"First Thoughts on Year B Epistle Passages in the Lectionary: Epiphany 3,"William Loader, Murdoch University, Uniting Church in Australia.

"And so, the challenge for us today who are in the world is not merely to divorce ourselves from it. And I use the word “merely” intentionally here."

Changing the Form of the World, Amy Allen, Political Theology, 2012.

"In the end, the primary message of this text is that nothing in this world can compare to the eternal fellowship we have with God and Christ."

Commentary, 1 Corinthians 7:29-31, Arland J. Hultgren, Preaching This Week,, 2009.

Almost all of our historical understanding of Corinth points to the fact that it was a major port during Jesus' time. Because of the Peloponnesus peninsula it also was an essential land route. It was a commercial center, a center for the arts, and the crafts of shipbuilding, and trade.

Into this cultural mix we know that the church there has asked for help and is having some troup. So it is that Paul sits down to write.

The point of the passage seems to be at first glance centered on the relationships between husbands and wives.  Marriage is important and somehow their faith is causing problems within families. Based on my own experience my feeling is that people are in each other's business and have asked Paul to intervene. Paul has done so BUT he is desperately trying to redirect their attention from what he believes are cursory matters.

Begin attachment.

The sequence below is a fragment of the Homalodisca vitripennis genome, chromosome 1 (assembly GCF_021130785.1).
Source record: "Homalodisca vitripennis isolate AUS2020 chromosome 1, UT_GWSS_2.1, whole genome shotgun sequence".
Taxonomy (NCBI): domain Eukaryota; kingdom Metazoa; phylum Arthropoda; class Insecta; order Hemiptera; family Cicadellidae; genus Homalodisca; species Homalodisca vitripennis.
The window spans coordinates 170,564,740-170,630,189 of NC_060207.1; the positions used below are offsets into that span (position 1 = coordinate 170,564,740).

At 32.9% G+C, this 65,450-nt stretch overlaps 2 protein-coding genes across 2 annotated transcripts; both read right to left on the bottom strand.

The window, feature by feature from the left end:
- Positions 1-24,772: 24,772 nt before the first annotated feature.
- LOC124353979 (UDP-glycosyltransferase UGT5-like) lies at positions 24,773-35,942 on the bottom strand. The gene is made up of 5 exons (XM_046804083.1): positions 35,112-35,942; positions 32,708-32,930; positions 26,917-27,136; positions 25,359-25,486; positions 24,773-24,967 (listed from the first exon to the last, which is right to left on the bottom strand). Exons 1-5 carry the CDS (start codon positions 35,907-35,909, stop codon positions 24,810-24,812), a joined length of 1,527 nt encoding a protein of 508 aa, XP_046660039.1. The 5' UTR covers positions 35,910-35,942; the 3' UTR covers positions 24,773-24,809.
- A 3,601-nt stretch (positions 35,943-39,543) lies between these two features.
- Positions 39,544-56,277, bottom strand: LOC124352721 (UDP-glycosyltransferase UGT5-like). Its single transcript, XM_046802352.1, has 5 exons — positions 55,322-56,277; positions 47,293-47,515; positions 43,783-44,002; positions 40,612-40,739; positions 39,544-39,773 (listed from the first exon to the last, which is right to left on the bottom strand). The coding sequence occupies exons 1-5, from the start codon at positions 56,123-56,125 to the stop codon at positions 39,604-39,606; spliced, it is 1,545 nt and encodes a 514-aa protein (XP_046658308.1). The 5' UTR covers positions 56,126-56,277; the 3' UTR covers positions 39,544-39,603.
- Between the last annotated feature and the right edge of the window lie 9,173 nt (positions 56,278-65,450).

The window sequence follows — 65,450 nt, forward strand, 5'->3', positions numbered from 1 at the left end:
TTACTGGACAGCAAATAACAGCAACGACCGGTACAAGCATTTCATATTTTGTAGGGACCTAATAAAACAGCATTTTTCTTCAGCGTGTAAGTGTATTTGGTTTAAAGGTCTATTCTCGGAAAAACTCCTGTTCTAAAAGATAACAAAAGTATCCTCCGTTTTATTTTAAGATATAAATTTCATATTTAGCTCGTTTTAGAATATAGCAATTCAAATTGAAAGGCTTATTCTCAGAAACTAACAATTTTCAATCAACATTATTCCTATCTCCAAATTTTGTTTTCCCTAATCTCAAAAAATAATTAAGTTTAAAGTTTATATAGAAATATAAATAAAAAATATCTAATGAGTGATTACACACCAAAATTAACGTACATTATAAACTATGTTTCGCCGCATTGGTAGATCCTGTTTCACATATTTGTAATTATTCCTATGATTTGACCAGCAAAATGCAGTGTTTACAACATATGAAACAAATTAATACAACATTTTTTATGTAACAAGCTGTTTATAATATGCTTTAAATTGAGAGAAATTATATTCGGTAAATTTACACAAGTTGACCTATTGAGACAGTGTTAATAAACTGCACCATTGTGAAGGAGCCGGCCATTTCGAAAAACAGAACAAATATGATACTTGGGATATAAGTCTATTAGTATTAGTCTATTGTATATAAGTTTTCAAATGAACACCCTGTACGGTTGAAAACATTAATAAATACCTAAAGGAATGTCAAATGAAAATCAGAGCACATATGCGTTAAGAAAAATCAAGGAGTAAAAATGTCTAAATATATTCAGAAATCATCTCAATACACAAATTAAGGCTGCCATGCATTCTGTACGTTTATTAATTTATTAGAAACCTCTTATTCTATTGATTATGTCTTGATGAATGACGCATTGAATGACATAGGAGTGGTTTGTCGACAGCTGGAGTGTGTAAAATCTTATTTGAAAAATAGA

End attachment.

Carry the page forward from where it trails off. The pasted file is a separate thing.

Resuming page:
Corinth is caught up in issue conversations. They are important but for Paul they are not as important as the mission.

So it is that Paul reminds them they are living in an in between time. They are waiting for Christ who is to return. Their work is clear - the few Christians in Corinth are to work hard together to share the Gospel and teach others about Christ. They are to bring people into the family. They are to work with God to bring salvation to as many people as possible.

Paul certainly believed this was all going to be over before he himself died.

How often we look at and focus upon those things which really are the things of this world and issues of our time, instead of being attentive to God's reconciling love and his ministry of grace.